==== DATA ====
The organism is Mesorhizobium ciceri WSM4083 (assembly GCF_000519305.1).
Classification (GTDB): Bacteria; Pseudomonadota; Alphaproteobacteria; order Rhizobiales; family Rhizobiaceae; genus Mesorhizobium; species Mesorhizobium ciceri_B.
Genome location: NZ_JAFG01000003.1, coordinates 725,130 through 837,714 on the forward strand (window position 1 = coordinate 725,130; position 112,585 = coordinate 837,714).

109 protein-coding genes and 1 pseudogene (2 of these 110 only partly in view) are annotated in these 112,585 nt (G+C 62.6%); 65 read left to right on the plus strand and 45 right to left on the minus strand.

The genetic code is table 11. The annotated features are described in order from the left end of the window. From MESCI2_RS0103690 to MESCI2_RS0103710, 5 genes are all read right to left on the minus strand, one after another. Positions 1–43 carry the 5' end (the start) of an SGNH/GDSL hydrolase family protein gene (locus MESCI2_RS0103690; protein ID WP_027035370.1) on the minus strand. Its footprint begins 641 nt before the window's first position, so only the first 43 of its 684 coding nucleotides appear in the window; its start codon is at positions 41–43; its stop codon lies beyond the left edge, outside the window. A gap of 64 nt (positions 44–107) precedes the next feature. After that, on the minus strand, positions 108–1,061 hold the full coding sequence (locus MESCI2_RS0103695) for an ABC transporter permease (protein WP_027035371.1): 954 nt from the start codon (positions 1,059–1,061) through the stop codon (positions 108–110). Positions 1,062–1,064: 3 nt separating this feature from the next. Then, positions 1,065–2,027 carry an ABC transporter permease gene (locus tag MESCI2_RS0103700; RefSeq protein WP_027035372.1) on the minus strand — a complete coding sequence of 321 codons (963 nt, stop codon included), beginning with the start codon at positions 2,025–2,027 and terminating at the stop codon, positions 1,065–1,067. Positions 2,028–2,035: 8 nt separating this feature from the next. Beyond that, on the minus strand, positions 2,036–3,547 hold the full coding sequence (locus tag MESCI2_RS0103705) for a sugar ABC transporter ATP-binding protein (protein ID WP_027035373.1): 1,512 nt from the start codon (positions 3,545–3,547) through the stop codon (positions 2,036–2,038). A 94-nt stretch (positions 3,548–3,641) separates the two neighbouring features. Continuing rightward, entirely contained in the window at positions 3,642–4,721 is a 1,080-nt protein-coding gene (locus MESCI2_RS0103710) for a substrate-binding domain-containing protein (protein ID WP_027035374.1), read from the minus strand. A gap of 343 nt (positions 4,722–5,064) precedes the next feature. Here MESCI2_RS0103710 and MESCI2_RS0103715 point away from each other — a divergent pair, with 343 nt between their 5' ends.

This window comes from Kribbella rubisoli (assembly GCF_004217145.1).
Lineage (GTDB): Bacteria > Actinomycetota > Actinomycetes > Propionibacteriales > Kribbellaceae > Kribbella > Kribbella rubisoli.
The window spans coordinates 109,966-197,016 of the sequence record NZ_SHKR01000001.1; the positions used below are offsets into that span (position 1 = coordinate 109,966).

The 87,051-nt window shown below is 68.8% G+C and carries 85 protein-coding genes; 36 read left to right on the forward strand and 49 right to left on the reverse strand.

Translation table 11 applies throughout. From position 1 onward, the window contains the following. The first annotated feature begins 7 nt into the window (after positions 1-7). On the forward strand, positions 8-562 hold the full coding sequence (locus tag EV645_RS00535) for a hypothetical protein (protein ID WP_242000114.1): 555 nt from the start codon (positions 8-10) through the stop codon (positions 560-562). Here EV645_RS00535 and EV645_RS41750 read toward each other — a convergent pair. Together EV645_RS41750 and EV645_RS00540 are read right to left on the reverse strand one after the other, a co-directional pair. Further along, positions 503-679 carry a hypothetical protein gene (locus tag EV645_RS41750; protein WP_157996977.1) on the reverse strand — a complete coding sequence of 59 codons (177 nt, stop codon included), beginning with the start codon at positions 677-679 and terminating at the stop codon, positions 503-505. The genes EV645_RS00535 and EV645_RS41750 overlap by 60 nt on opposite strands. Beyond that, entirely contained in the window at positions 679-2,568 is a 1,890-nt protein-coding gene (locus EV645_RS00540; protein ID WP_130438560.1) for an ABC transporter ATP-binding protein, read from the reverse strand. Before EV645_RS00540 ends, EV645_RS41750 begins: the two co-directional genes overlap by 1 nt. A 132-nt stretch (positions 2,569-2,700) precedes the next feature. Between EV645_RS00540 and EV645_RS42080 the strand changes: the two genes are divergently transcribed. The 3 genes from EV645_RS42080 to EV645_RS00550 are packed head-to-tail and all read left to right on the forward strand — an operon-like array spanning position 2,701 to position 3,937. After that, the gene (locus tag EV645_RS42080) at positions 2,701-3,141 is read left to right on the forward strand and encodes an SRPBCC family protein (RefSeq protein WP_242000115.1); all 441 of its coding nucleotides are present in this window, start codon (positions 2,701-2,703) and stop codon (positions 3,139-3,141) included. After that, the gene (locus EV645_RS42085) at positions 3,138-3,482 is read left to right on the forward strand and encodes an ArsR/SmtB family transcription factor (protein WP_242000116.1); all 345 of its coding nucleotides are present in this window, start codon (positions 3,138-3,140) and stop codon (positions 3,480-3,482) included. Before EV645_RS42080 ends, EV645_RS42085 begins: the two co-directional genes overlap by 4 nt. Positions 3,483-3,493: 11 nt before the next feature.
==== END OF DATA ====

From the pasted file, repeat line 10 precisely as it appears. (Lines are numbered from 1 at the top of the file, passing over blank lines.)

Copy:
Translation table 11 applies throughout. From position 1 onward, the window contains the following. The first annotated feature begins 7 nt into the window (after positions 1-7). On the forward strand, positions 8-562 hold the full coding sequence (locus tag EV645_RS00535) for a hypothetical protein (protein ID WP_242000114.1): 555 nt from the start codon (positions 8-10) through the stop codon (positions 560-562). Here EV645_RS00535 and EV645_RS41750 read toward each other — a convergent pair. Together EV645_RS41750 and EV645_RS00540 are read right to left on the reverse strand one after the other, a co-directional pair. Further along, positions 503-679 carry a hypothetical protein gene (locus tag EV645_RS41750; protein WP_157996977.1) on the reverse strand — a complete coding sequence of 59 codons (177 nt, stop codon included), beginning with the start codon at positions 677-679 and terminating at the stop codon, positions 503-505. The genes EV645_RS00535 and EV645_RS41750 overlap by 60 nt on opposite strands. Beyond that, entirely contained in the window at positions 679-2,568 is a 1,890-nt protein-coding gene (locus EV645_RS00540; protein ID WP_130438560.1) for an ABC transporter ATP-binding protein, read from the reverse strand. Before EV645_RS00540 ends, EV645_RS41750 begins: the two co-directional genes overlap by 1 nt. A 132-nt stretch (positions 2,569-2,700) precedes the next feature. Between EV645_RS00540 and EV645_RS42080 the strand changes: the two genes are divergently transcribed. The 3 genes from EV645_RS42080 to EV645_RS00550 are packed head-to-tail and all read left to right on the forward strand — an operon-like array spanning position 2,701 to position 3,937. After that, the gene (locus tag EV645_RS42080) at positions 2,701-3,141 is read left to right on the forward strand and encodes an SRPBCC family protein (RefSeq protein WP_242000115.1); all 441 of its coding nucleotides are present in this window, start codon (positions 2,701-2,703) and stop codon (positions 3,139-3,141) included. After that, the gene (locus EV645_RS42085) at positions 3,138-3,482 is read left to right on the forward strand and encodes an ArsR/SmtB family transcription factor (protein WP_242000116.1); all 345 of its coding nucleotides are present in this window, start codon (positions 3,138-3,140) and stop codon (positions 3,480-3,482) included. Before EV645_RS42080 ends, EV645_RS42085 begins: the two co-directional genes overlap by 4 nt. Positions 3,483-3,493: 11 nt before the next feature.